Making your practice more feline centric
Natalie Marks has recently been involved with a project designed to help practices become more friendly for cats and their owners; here she describes how she sets out to enthuse and inspire the veterinary team.
There is a great deal of misinformation within veterinary practices regarding feline matters, including behavior, medicine, handling and even nutrition.
It is essential to ensure that the clinic’s support team feels empowered; this can be helped by appointing a cat “champion” for the practice.
Honest self-assessment of the different touchpoints for the cat-owning client is time well spent, as it forces us to turn a critical eye onto all aspects of the hospital and its policies.
A “feline focus committee” within the practice can implement action items in a practical manner and ensure that the initiative remains at the heart of the hospital’s functioning.
IntroductionThere are almost 80 million cats in the United States today, yet more than half of these cats have not seen a veterinarian in the last year for physical exams and routine testing, according to the Bayer Veterinary Care Usage Study 1 and the American Association of Feline Practitioners (AAFP) 2. This is a disturbing statistic to many veterinarians and industry professionals, and this disconnect in care is rooted in many different perceptions and misconceptions of the cat owner. For example, some figures from the above-cited study 1 revealed that;
- 63% of cats in cat-only households live exclusively indoors, and unfortunately many of these owners assumed that indoor cats are not exposed or vulnerable to disease.
- 58% of owners reported that their cats “hated going to the veterinary clinic” because of the perceived idea that cats are fearful of being placed in a cat carrier and transported in a car (Figure 1).
- 81% of cat owners believed their cat was in excellent health; this seems to stem from the misconception that a cat’s independent nature equals wellness, without the knowledge that cats are excellent at hiding disease.
- Almost 70% of client-owned cats were acquired at no cost, and these owners received little to no instruction on proper veterinary care for their pet.
This survey was undoubtedly disheartening for anyone associated with veterinary cat care, but at the same time it was also quite eye opening to the tremendous areas of opportunity that lie ahead for the veterinary profession to collectively improve feline care around the globe.
Secret shopper program
As part of a global feline initiative to help change these statistics, Royal Canin, in partnership with CSS1, recently developed a “secret shopper” program to gain more insight and detail into the feline “client and patient journey” in veterinary hospitals. The three objectives of the survey were as shown in Box 1. Fifteen parameters (collectively known as COPE, the Cat Owner Positive Experience criteria) were identified for the “secret shopper” clients to assess (Figure 2). The criteria were designed to cover each stage of the customer journey, from pre-visit to arrival, waiting and consultation, and some of the key findings are shown in Box 2.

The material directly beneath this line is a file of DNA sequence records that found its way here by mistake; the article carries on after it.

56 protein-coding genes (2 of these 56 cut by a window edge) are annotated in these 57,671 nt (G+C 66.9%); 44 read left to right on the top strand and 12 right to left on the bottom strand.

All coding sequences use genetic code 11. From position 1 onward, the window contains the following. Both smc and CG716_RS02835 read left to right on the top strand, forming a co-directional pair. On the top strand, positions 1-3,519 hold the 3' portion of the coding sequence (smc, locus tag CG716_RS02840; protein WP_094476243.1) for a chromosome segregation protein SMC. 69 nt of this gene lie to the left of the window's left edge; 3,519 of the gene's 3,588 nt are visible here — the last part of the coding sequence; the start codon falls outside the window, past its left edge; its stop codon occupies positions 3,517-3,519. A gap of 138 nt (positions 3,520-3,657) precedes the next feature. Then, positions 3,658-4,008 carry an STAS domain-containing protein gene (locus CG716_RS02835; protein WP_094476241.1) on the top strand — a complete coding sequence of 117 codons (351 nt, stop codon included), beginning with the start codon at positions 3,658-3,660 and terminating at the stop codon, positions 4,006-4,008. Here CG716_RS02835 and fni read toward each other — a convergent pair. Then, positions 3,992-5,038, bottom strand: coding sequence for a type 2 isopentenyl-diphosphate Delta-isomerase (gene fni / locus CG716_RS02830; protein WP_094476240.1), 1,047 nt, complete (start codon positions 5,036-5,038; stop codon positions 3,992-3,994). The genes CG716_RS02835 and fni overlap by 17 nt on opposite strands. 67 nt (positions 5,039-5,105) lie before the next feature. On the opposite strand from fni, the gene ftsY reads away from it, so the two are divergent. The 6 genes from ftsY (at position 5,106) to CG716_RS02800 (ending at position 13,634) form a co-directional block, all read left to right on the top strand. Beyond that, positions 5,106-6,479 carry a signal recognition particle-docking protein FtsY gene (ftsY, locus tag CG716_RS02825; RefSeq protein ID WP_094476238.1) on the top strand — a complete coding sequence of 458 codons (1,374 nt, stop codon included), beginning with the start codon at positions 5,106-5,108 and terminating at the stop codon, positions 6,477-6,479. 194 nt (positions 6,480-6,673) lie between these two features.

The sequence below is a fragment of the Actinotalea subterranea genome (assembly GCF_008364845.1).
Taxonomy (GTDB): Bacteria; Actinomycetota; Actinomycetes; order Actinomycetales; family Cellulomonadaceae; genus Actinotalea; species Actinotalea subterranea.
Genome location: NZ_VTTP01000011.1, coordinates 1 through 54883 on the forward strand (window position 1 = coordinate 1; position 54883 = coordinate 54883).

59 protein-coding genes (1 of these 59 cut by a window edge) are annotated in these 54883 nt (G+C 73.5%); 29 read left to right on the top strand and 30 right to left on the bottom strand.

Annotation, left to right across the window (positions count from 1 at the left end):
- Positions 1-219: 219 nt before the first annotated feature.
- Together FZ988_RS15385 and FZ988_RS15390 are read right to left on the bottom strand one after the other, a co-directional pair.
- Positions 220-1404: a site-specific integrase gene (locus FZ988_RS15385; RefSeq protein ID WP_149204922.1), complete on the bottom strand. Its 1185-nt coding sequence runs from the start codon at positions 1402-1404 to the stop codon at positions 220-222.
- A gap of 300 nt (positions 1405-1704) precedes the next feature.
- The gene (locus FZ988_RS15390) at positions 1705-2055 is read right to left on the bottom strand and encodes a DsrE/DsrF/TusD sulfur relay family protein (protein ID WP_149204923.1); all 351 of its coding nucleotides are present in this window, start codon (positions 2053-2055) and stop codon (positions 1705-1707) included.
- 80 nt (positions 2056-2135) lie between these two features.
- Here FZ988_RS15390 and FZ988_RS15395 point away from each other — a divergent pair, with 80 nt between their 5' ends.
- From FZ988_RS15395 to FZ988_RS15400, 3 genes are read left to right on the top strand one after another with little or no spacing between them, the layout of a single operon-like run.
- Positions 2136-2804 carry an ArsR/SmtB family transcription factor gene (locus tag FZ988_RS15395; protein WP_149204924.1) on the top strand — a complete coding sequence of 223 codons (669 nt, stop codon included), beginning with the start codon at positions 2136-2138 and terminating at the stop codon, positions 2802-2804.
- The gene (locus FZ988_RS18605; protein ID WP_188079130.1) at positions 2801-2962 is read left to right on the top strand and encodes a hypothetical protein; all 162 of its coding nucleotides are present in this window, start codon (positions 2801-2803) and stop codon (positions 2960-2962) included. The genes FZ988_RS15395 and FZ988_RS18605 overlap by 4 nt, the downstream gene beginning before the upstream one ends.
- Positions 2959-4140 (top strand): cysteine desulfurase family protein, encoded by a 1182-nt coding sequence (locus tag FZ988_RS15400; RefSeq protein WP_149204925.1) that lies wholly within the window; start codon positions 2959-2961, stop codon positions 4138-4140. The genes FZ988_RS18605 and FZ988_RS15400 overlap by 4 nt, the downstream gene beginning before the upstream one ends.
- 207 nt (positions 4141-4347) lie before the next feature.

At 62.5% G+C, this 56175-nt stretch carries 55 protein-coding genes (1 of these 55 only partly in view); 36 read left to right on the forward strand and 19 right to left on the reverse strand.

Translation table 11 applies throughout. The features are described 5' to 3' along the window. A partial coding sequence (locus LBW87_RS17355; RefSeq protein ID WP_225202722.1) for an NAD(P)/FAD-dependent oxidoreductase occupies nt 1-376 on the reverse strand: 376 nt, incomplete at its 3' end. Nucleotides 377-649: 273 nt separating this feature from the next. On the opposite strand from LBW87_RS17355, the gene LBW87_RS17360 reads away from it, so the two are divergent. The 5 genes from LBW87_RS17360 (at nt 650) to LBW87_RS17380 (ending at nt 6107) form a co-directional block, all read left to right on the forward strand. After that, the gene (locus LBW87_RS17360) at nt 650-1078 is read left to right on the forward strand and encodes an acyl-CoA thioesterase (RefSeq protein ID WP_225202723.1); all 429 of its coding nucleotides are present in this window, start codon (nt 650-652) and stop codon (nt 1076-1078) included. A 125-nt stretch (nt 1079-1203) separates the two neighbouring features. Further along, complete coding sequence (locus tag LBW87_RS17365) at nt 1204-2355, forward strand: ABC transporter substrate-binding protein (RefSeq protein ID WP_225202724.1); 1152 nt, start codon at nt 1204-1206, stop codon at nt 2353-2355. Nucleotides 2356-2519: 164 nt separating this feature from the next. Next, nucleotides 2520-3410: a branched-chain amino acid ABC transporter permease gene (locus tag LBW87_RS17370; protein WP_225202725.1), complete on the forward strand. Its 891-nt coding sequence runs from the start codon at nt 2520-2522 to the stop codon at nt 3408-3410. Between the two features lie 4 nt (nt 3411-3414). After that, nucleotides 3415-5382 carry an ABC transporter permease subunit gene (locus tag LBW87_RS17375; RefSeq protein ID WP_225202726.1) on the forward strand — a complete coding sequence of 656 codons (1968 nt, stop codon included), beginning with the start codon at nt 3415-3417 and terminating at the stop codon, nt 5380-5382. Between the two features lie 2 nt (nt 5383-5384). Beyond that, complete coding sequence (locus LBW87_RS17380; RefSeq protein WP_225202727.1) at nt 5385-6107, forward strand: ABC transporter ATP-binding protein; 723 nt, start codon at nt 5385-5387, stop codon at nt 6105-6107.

There are at least the same number of cat photos vs. dog photos appearing on the practice website or Facebook page (check the last 20 posts)
You received good tips about how to take your cat to the practice (how to get him/her in the carrier, how to install the carrier in the car, using calming spray…)
1 Brian S. Zaff, Chief Research Officer, CSS ([email protected])
It should perhaps be emphasized that the customer journey for a cat owner begins long before they first enter the veterinary clinic. It will actually commence when an owner looks for information about the practice, and may include internet searches, recommendations from friends, family and others (e.g., pet stores and groomers) and impressions formed from aspects such as the clinic’s outward appearance and its involvement in the local community. This initial stage of intelligence gathering is referred to as the Zero Moment of Truth (ZMOT) and it encapsulates how cat owners will form an impression of the practice and the likely levels of care it will provide for them and their pets.
The survey was first used in selected veterinary hospitals in the Atlanta area of the USA 3. In partnership with Royal Canin, and using the results from the survey, the author then worked with six of the participating clinics with the aim of designing a consulting program that would enable each veterinary hospital to develop an action plan which would improve the feline experience within the practice. The final program was as follows;
- A pre-visit questionnaire – based on the criteria used in the secret shopper study – was initially sent to the management of the hospital to be completed as a self-assessment exercise.
- A visit was then scheduled for the entire practice to attend.
- The first hour of the visit involved observation of the practice workflow, obtaining information from team members and assessing the various “feline aspects” of the practice.
- The second hour was an all-practice meeting (Figure 3); this was a delivered PowerPoint presentation that discussed the COPE project and offered ten tips to improve the feline focus of the practice, and other helpful guidance surrounding the feline patient and client care.
- The final hour was spent as a break-out session (Figure 4), with personnel split into practice teams; each team member was required to think of one action item that would improve the feline quality of their practice and be accountable for its implementation.